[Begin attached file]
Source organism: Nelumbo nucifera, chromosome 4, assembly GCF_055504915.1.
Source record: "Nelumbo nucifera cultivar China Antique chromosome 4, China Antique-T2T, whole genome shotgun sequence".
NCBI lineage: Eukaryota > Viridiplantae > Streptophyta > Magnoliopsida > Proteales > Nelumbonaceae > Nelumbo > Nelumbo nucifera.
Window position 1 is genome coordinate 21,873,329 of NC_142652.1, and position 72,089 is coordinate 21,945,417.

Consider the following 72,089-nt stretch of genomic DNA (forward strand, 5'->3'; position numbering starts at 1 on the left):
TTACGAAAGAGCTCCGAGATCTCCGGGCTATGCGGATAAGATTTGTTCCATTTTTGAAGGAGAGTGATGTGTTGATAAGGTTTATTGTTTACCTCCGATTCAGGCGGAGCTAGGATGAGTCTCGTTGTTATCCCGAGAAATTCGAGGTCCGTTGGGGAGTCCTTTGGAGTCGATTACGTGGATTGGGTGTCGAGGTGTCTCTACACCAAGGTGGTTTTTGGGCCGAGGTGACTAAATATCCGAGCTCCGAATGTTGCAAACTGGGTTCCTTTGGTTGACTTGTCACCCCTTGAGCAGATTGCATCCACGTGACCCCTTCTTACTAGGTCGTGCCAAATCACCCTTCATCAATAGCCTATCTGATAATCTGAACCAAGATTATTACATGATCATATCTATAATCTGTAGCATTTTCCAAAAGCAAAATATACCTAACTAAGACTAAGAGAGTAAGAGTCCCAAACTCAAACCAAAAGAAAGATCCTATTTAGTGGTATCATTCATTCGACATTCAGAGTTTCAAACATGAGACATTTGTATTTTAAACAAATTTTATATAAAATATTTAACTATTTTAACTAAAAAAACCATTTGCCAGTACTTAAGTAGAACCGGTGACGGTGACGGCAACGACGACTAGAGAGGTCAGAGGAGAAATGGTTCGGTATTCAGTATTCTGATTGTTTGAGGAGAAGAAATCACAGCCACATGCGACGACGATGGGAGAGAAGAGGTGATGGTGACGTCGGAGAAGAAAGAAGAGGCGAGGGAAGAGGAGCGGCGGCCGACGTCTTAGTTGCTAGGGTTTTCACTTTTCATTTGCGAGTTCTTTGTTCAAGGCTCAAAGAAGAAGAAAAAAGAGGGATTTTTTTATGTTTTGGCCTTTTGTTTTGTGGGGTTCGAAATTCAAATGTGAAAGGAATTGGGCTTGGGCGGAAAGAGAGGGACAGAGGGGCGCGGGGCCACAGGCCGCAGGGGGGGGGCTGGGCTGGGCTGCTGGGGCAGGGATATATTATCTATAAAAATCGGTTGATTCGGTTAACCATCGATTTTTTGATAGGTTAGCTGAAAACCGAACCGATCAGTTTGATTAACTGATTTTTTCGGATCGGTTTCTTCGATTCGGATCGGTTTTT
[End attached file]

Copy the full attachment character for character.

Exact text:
Source organism: Nelumbo nucifera, chromosome 4, assembly GCF_055504915.1.
Source record: "Nelumbo nucifera cultivar China Antique chromosome 4, China Antique-T2T, whole genome shotgun sequence".
NCBI lineage: Eukaryota > Viridiplantae > Streptophyta > Magnoliopsida > Proteales > Nelumbonaceae > Nelumbo > Nelumbo nucifera.
Window position 1 is genome coordinate 21,873,329 of NC_142652.1, and position 72,089 is coordinate 21,945,417.

Consider the following 72,089-nt stretch of genomic DNA (forward strand, 5'->3'; position numbering starts at 1 on the left):
TTACGAAAGAGCTCCGAGATCTCCGGGCTATGCGGATAAGATTTGTTCCATTTTTGAAGGAGAGTGATGTGTTGATAAGGTTTATTGTTTACCTCCGATTCAGGCGGAGCTAGGATGAGTCTCGTTGTTATCCCGAGAAATTCGAGGTCCGTTGGGGAGTCCTTTGGAGTCGATTACGTGGATTGGGTGTCGAGGTGTCTCTACACCAAGGTGGTTTTTGGGCCGAGGTGACTAAATATCCGAGCTCCGAATGTTGCAAACTGGGTTCCTTTGGTTGACTTGTCACCCCTTGAGCAGATTGCATCCACGTGACCCCTTCTTACTAGGTCGTGCCAAATCACCCTTCATCAATAGCCTATCTGATAATCTGAACCAAGATTATTACATGATCATATCTATAATCTGTAGCATTTTCCAAAAGCAAAATATACCTAACTAAGACTAAGAGAGTAAGAGTCCCAAACTCAAACCAAAAGAAAGATCCTATTTAGTGGTATCATTCATTCGACATTCAGAGTTTCAAACATGAGACATTTGTATTTTAAACAAATTTTATATAAAATATTTAACTATTTTAACTAAAAAAACCATTTGCCAGTACTTAAGTAGAACCGGTGACGGTGACGGCAACGACGACTAGAGAGGTCAGAGGAGAAATGGTTCGGTATTCAGTATTCTGATTGTTTGAGGAGAAGAAATCACAGCCACATGCGACGACGATGGGAGAGAAGAGGTGATGGTGACGTCGGAGAAGAAAGAAGAGGCGAGGGAAGAGGAGCGGCGGCCGACGTCTTAGTTGCTAGGGTTTTCACTTTTCATTTGCGAGTTCTTTGTTCAAGGCTCAAAGAAGAAGAAAAAAGAGGGATTTTTTTATGTTTTGGCCTTTTGTTTTGTGGGGTTCGAAATTCAAATGTGAAAGGAATTGGGCTTGGGCGGAAAGAGAGGGACAGAGGGGCGCGGGGCCACAGGCCGCAGGGGGGGGGCTGGGCTGGGCTGCTGGGGCAGGGATATATTATCTATAAAAATCGGTTGATTCGGTTAACCATCGATTTTTTGATAGGTTAGCTGAAAACCGAACCGATCAGTTTGATTAACTGATTTTTTCGGATCGGTTTCTTCGATTCGGATCGGTTTTT